When a publisher joins as a partner, it will be pretty much turn-key. Using Rand Miller’s company as an example again, he was always careful not to take money up front from a pubisher so he’d not be beholding to them... and even so, he still felt the shadow hanging over him at the end of his many productions. I took his advice and did the same thing. Something not widely known is that Darkstar might have been a Cyan project, but they elected to put all of their eggs in the Myst sequels basket and declined. Thus was born Parallax Studio, and we did it on our own. Since we had to reinvent the wheel, we’ve had the audacity to question if it had to be indeed round.

Q: Can you explain the main features and innovations of the game?

This question implies that we are introducing new “technology”, which really, we’re not. Likening it to a film, we’re still using cameras, actors and a script. It’s the story and the way it’s stitched together that makes this unique. We’re using a lot of Quicktime and DVD technologies that are used in just about anything you buy. It’s more a question of what Darkstar does NOT have that other games do. It has no “game engine”, or sensibilities of that nature. It’s all based on the pre-rendered imagery that you see, not how it’s uploaded onto your screen.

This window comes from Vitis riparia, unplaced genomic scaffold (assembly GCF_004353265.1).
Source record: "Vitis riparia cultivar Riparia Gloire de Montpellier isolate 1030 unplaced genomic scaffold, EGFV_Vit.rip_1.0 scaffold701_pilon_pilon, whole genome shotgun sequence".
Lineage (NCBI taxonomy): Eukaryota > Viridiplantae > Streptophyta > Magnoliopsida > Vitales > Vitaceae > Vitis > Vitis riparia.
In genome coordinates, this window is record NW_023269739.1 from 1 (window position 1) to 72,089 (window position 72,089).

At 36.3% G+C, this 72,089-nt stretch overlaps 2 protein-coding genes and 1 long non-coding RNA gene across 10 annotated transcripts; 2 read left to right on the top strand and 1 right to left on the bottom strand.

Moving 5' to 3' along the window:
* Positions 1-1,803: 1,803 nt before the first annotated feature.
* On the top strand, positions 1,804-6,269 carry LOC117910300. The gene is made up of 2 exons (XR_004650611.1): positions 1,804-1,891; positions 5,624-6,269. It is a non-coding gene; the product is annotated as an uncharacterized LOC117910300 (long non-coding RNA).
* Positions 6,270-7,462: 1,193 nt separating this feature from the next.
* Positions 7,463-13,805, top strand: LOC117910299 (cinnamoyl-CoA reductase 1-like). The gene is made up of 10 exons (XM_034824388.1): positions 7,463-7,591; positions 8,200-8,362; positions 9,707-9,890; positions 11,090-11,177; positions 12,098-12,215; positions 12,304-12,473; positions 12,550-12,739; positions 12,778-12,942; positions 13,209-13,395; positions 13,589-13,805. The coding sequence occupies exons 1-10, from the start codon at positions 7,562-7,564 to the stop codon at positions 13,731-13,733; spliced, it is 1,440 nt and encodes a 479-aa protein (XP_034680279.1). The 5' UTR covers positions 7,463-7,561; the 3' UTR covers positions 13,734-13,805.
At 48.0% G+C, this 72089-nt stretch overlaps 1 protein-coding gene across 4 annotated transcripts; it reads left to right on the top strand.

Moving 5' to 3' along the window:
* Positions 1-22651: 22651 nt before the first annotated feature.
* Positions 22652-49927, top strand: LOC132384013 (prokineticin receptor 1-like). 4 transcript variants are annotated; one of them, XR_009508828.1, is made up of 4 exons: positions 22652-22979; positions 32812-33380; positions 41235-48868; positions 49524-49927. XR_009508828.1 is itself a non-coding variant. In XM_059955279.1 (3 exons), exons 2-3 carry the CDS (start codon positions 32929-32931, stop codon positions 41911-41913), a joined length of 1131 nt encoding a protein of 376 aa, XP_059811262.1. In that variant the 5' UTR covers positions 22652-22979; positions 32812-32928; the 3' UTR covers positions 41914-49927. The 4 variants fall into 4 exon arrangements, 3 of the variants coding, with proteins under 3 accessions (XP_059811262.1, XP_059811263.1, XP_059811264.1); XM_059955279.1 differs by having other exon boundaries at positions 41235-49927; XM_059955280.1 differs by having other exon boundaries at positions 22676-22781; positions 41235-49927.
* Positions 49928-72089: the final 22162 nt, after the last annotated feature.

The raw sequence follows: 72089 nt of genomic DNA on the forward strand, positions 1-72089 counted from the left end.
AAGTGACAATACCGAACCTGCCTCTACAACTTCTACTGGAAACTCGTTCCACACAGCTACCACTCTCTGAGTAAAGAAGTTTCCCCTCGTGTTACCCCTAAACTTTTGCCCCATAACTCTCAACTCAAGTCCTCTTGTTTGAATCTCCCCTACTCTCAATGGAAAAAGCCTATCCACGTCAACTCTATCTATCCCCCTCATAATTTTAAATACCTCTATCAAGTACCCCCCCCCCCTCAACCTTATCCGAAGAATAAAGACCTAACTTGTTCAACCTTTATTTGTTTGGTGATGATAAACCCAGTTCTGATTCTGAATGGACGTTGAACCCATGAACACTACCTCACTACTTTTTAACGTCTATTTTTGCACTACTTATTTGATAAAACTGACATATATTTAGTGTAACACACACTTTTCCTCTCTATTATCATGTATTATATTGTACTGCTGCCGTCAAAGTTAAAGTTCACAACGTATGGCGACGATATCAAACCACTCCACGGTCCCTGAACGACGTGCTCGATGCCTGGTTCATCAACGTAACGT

The cinematics are Dolby 5:1 surround digital audio, and with the right speakers will shake the room. Though not THX rated (yet), we utilized THX studios and equipment throughout production. We’ve pushed authoring softwares to their very limit and Darkstar has actually inspired upgrades for some of them (VRWorx to name one). The trend of games today produces some great, breath-taking stuff... but sometimes they get caught up in just blowing s**t up, and to some that’s often boring. The story becomes second to the tech, and the big picture gets skewed somewhat. And a lot of “new” games are sequels and repurposing of the same old worn out game engines to keep inhouse production costs down. I heard a reviewer who leaned toward the “twitcher” games say of Riven “...if I want to see a slide show I’ll go to my Grandma’s house”. Well, if Grandma is into Twilight Zone, Star Wars, Alien and Heavy Metal Music... welcome, sit down, have some tea and a biscuit and enjoy Darkstar. My Grandma was at Woodstock and was a “Who” groupie, so bite me.

Q: The cast is composed by true actors, exactly like a movie. Can you speak about the difficulties that came along with this choice?

Yeah, they’re expensive.